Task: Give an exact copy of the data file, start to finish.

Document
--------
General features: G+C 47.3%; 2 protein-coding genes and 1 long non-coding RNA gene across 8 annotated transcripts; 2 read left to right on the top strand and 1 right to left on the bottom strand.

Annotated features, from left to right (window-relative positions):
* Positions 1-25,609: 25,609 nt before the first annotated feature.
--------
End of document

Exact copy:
General features: G+C 47.3%; 2 protein-coding genes and 1 long non-coding RNA gene across 8 annotated transcripts; 2 read left to right on the top strand and 1 right to left on the bottom strand.

Annotated features, from left to right (window-relative positions):
* Positions 1-25,609: 25,609 nt before the first annotated feature.